Oil palm is the most rapidly expanding oil crop. This palm originates from equatorial Africa where it has been cultivated for millennia, but it is now widely grown in Southeast Asia. Between 2008 and 2017, oil palm expanded globally at an average rate of 0.7 Mha per year, and palm oil is the leading and cheapest edible oil in much of Asia and Africa. While it has been estimated that palm oil is an ingredient in 43% of products found in British supermarkets, we lack comparable studies for the prevalence of other oils.
As a wild plant, the oil palm is a colonising species that establishes in open areas. Cultivated palms are commonly planted as monocultures, although the tree is also used in mixed, small-scale and agroforestry settings. To maximize photosynthetic capacity and fruit yields, oil palm requires a warm and wet climate, high solar radiation, and high humidity. It is thus most productive in the humid tropics, while other oil crops, except coconut, grow primarily in subtropical and temperate regions (Table 1). Moreover, because oil palm tolerates many soils including deep peat and sandy substrates, it is often profitable in locations where few other commodity crops are viable. The highest yields from planted oil palm have been reported in Southeast Asia5 . Yields are generally lower in Africa and the Neotropics, likely reflecting differences in climatic conditions including humidity and cloud cover, as well as management, occurrence of pests and diseases, and planting stock.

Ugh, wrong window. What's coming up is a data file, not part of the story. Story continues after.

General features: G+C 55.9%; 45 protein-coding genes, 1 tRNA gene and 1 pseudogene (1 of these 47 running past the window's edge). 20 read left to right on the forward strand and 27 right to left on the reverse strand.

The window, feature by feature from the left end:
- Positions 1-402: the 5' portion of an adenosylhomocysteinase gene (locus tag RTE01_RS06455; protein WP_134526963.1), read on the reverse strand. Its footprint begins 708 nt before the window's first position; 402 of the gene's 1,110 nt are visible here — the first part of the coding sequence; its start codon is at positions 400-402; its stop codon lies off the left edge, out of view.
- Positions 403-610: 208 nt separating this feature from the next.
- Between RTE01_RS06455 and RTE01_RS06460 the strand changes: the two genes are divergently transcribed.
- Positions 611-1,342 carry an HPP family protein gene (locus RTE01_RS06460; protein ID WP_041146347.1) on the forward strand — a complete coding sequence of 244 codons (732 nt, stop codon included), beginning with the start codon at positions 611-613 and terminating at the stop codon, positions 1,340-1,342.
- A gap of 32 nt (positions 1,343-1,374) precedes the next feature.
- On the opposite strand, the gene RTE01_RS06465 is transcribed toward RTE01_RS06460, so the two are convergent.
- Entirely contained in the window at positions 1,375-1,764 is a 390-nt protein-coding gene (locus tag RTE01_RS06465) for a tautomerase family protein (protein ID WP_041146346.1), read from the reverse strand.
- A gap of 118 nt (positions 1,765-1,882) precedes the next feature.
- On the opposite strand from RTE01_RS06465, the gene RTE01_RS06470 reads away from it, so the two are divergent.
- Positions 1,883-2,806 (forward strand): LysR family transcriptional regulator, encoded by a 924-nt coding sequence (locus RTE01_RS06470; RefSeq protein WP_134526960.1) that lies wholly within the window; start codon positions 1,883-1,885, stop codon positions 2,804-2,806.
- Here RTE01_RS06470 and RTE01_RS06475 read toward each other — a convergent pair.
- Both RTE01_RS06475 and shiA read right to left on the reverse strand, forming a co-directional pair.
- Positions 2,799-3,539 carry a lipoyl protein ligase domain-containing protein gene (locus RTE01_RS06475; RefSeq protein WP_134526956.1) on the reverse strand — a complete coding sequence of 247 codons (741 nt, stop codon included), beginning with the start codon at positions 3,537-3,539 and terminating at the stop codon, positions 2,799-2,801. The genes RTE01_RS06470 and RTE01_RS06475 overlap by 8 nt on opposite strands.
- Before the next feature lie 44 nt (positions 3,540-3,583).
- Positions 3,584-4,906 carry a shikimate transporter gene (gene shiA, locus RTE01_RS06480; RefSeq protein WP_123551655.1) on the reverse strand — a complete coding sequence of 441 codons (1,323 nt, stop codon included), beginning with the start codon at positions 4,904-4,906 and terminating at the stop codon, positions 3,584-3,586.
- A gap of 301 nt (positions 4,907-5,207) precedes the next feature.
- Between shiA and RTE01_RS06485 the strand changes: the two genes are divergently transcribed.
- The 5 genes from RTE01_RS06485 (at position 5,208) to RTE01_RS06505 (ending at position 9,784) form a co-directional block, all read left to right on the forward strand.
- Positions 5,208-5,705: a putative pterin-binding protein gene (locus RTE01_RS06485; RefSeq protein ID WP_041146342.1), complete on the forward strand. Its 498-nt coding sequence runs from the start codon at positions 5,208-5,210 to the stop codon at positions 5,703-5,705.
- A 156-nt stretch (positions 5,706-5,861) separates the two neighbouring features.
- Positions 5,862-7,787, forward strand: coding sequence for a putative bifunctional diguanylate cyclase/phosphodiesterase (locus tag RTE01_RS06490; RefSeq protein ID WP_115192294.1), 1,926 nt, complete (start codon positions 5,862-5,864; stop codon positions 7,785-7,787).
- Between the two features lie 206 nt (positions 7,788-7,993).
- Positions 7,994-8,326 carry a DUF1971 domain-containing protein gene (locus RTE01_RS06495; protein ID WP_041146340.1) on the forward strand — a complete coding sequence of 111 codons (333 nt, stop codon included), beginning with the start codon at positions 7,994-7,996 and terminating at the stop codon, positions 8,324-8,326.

Palm oil is controversial due to its social and environmental impacts and opportunities. Loss of natural habitats, reduction in woody biomass, and peatland drainage that occur during site preparation are the main direct environmental impacts from oil palm development. Such conversion typically reduces biodiversity and water quality and increases greenhouse gas emissions, and, when fire is used, smoke and haze. Industrial oil palm expansion by large multi-national and national companies is also often associated with social problems, such as land grabbing and conflicts, labour exploitation, social inequity16 and declines in village-level well-being. In producer countries, oil palm is a valued crop that brings economic development to regions with few alternative agricultural development options, and generates substantial average livelihood improvements when smallholder farmers adopt oil palm. Here we review the current understanding of the environmental impacts from oil palm cultivation and assess what we know about other oil crops in comparison. Our focus is on biodiversity implications and the environmental aspects of sustainability, and we acknowledge the importance of considering these alongside socio-cultural, political, and economic outcomes.

Item Type: Article
Subjects: G Geography. Anthropology. Recreation > GE Environmental Sciences
S Agriculture > S Agriculture (General)
Divisions: Biological & Environmental Sciences (from Sep 19)
Publisher: Nature Publishing Group
Date Deposited: 02 Nov 2020 10:22
Last Modified: 11 Jan 2022 13:30
URI: https://researchonline.ljmu.ac.uk/id/eprint/13936